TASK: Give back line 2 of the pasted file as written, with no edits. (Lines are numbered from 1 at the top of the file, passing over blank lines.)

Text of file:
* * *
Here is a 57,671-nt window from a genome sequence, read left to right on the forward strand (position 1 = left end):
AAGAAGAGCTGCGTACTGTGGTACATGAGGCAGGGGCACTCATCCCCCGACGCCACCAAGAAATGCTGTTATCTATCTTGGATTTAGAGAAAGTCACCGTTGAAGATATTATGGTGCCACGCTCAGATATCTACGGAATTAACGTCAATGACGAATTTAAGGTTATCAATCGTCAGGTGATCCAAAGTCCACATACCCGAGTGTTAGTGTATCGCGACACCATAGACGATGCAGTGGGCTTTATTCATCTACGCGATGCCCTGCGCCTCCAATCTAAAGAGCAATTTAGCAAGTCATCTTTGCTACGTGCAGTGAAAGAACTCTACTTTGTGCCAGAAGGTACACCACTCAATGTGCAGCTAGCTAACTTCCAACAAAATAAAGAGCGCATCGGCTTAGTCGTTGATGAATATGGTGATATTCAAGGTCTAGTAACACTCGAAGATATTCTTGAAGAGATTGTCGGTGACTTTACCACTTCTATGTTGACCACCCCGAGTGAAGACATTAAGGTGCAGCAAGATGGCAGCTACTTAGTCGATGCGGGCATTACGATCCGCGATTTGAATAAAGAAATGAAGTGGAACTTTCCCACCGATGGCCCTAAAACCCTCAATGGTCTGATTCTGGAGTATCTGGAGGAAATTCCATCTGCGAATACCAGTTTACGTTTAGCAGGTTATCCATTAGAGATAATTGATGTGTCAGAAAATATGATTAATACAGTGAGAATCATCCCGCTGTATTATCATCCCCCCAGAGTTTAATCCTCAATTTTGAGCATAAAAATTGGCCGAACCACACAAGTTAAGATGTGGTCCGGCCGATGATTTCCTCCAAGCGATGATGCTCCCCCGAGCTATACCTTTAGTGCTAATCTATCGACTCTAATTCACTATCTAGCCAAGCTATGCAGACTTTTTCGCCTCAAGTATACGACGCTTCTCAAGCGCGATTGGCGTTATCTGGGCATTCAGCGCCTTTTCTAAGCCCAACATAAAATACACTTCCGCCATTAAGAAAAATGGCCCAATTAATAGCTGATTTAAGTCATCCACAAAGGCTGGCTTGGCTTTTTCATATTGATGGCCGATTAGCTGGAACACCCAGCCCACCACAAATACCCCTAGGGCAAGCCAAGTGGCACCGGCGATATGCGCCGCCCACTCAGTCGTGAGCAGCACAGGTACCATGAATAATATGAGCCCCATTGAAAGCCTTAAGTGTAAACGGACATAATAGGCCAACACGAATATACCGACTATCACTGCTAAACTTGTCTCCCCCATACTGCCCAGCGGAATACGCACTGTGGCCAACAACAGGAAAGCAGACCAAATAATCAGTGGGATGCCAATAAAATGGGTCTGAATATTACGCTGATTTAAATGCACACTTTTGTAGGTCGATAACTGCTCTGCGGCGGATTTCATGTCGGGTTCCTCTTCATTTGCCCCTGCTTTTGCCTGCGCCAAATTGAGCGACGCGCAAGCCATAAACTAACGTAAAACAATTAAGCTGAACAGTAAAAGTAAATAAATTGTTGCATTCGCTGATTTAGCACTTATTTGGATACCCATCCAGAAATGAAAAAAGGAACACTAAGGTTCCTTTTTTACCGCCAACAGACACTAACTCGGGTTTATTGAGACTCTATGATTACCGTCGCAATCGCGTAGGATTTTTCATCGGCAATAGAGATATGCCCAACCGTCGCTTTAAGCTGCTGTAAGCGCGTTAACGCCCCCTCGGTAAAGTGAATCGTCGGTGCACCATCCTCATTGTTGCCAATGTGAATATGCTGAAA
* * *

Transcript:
AAGAAGAGCTGCGTACTGTGGTACATGAGGCAGGGGCACTCATCCCCCGACGCCACCAAGAAATGCTGTTATCTATCTTGGATTTAGAGAAAGTCACCGTTGAAGATATTATGGTGCCACGCTCAGATATCTACGGAATTAACGTCAATGACGAATTTAAGGTTATCAATCGTCAGGTGATCCAAAGTCCACATACCCGAGTGTTAGTGTATCGCGACACCATAGACGATGCAGTGGGCTTTATTCATCTACGCGATGCCCTGCGCCTCCAATCTAAAGAGCAATTTAGCAAGTCATCTTTGCTACGTGCAGTGAAAGAACTCTACTTTGTGCCAGAAGGTACACCACTCAATGTGCAGCTAGCTAACTTCCAACAAAATAAAGAGCGCATCGGCTTAGTCGTTGATGAATATGGTGATATTCAAGGTCTAGTAACACTCGAAGATATTCTTGAAGAGATTGTCGGTGACTTTACCACTTCTATGTTGACCACCCCGAGTGAAGACATTAAGGTGCAGCAAGATGGCAGCTACTTAGTCGATGCGGGCATTACGATCCGCGATTTGAATAAAGAAATGAAGTGGAACTTTCCCACCGATGGCCCTAAAACCCTCAATGGTCTGATTCTGGAGTATCTGGAGGAAATTCCATCTGCGAATACCAGTTTACGTTTAGCAGGTTATCCATTAGAGATAATTGATGTGTCAGAAAATATGATTAATACAGTGAGAATCATCCCGCTGTATTATCATCCCCCCAGAGTTTAATCCTCAATTTTGAGCATAAAAATTGGCCGAACCACACAAGTTAAGATGTGGTCCGGCCGATGATTTCCTCCAAGCGATGATGCTCCCCCGAGCTATACCTTTAGTGCTAATCTATCGACTCTAATTCACTATCTAGCCAAGCTATGCAGACTTTTTCGCCTCAAGTATACGACGCTTCTCAAGCGCGATTGGCGTTATCTGGGCATTCAGCGCCTTTTCTAAGCCCAACATAAAATACACTTCCGCCATTAAGAAAAATGGCCCAATTAATAGCTGATTTAAGTCATCCACAAAGGCTGGCTTGGCTTTTTCATATTGATGGCCGATTAGCTGGAACACCCAGCCCACCACAAATACCCCTAGGGCAAGCCAAGTGGCACCGGCGATATGCGCCGCCCACTCAGTCGTGAGCAGCACAGGTACCATGAATAATATGAGCCCCATTGAAAGCCTTAAGTGTAAACGGACATAATAGGCCAACACGAATATACCGACTATCACTGCTAAACTTGTCTCCCCCATACTGCCCAGCGGAATACGCACTGTGGCCAACAACAGGAAAGCAGACCAAATAATCAGTGGGATGCCAATAAAATGGGTCTGAATATTACGCTGATTTAAATGCACACTTTTGTAGGTCGATAACTGCTCTGCGGCGGATTTCATGTCGGGTTCCTCTTCATTTGCCCCTGCTTTTGCCTGCGCCAAATTGAGCGACGCGCAAGCCATAAACTAACGTAAAACAATTAAGCTGAACAGTAAAAGTAAATAAATTGTTGCATTCGCTGATTTAGCACTTATTTGGATACCCATCCAGAAATGAAAAAAGGAACACTAAGGTTCCTTTTTTACCGCCAACAGACACTAACTCGGGTTTATTGAGACTCTATGATTACCGTCGCAATCGCGTAGGATTTTTCATCGGCAATAGAGATATGCCCAACCGTCGCTTTAAGCTGCTGTAAGCGCGTTAACGCCCCCTCGGTAAAGTGAATCGTCGGTGCACCATCCTCATTGTTGCCAATGTGAATATGCTGAAA